Come Monday, “A” will stand for “Alphabet,” “G” will mean “Google,” and “OB” will mean “Everything Else.”
OK, actually, it will mean “Other Bets,” at least in the new terminology used by Alphabet, the holding company established by Google last summer. And as the name implies, it will encompass everything that Alphabet is, well, betting on that doesn’t include Google and its search, maps, YouTube, Android, Chrome, Google Play, Apps, Cloud, Chromebooks, Nexus and virtual reality offerings that will make up most of of the company’s fourth-quarter earnings and revenue results.
And if all of that wasn’t enough of a mouthful, try rolling all of this off your tongue for what Other Bets will include:
- Access/Google Fiber
- Calico (A biotech R&D venture)
- Nest (Those fancy-looking home thermostats you see at Home Depot and other hardware stores)
- Verily (What used to be called Google Life Science)
- GV (Formerly called Google Ventures)
- Google Capital
- X (Or, what was once called Google X, and a sort-of skunk works-type operation headed up by Google co-founder Sergey Brin that is researching things like driverless cars and Google Glass.)
Since Alphabet says it is trying to be more transparent with where its earnings and sales come from, the company will for the first time break down its finances by reporting revenue for Google, and the Other Bets, as well as operational results, including and excluding stock-based compensation, capital expenditures and depreciation, amortization and impairment for both segments. Alphabet will also report total income and revenue for everything put together.
By that measure, analysts surveyed by Thomson Reuters estimate Alphabet will earn $8.10 a share, on $20.8 billion in revenue, compared with a profit of $6.88 a share on sales of $18.1 billion in the year-ago period.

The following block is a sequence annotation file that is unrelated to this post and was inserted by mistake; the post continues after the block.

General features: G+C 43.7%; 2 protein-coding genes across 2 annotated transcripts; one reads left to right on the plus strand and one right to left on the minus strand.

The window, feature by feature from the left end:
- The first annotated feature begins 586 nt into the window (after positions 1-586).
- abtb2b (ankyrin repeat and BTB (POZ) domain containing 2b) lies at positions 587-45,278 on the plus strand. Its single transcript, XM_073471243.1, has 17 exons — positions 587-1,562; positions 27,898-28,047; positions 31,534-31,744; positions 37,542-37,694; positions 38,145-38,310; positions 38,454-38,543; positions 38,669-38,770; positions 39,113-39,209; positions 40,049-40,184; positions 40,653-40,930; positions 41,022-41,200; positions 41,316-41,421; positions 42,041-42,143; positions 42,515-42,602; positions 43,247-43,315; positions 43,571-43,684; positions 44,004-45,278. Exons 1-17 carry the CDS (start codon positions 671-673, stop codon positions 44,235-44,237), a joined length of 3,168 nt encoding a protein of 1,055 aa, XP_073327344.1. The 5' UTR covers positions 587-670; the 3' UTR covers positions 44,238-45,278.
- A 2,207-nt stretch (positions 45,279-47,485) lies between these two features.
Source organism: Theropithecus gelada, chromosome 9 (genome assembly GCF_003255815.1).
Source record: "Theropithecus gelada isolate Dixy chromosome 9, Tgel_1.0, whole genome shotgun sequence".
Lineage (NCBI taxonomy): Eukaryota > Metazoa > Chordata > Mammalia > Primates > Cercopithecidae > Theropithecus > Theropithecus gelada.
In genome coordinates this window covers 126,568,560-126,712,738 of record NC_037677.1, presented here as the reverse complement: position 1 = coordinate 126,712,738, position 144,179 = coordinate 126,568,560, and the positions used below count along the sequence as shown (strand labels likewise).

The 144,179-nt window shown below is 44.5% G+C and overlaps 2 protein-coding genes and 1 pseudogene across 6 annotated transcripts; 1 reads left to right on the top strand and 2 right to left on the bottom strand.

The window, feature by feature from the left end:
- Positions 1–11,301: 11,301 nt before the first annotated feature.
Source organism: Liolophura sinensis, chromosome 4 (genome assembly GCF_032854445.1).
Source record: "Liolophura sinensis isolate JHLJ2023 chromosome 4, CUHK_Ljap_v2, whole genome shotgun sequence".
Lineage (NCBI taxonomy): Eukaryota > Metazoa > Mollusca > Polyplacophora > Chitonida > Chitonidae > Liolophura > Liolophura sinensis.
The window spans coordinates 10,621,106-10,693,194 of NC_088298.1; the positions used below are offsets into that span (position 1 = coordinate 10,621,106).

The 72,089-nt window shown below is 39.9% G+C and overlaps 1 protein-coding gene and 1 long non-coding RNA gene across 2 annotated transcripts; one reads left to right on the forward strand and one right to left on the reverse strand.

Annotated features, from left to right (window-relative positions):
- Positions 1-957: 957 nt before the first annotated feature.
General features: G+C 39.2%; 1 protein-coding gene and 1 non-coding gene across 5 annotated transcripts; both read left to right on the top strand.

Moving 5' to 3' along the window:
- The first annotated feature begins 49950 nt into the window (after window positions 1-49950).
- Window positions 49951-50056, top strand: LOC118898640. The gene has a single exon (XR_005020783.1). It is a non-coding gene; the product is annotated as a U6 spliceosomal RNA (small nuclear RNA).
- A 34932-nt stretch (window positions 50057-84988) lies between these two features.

One of the main things to keep in mind with the report will be what Alphabet says not only about revenue from Other Bets, but the expenses the company is putting into such ventures. Analyst Anthony DiClemente, who covers Alphabet for Nomura, estimates that Alphabet invests around $3 billion a year in Other Bets, and the figure will be a key one for investors to keep in mind.
“The trajectory of the Other Bets spend will be most important to investors, with narrowing spend on Other Bets being perceived more constructively than steepening spend,” DiClemente said in a recent research note. “It’s possible investors underappreciate the value of Other Bets, which could soon change.”
And with Alphabet preparing to launch a new quarterly reporting structure upon the world, it might also be about to launch past Apple to be the world’s most valuable company. As Apple’s stock price has taken a pounding over the last year, the gap between Apple’s and Alphabet’s market capitalizations has narrowed, giving Alphabet a chance to possibly knock Apple from its perch in a matter of days.
Photo: Building 40 at the Googleplex in Mountain View, with Google’s new logo, in September 2015. (Matt O’Brien)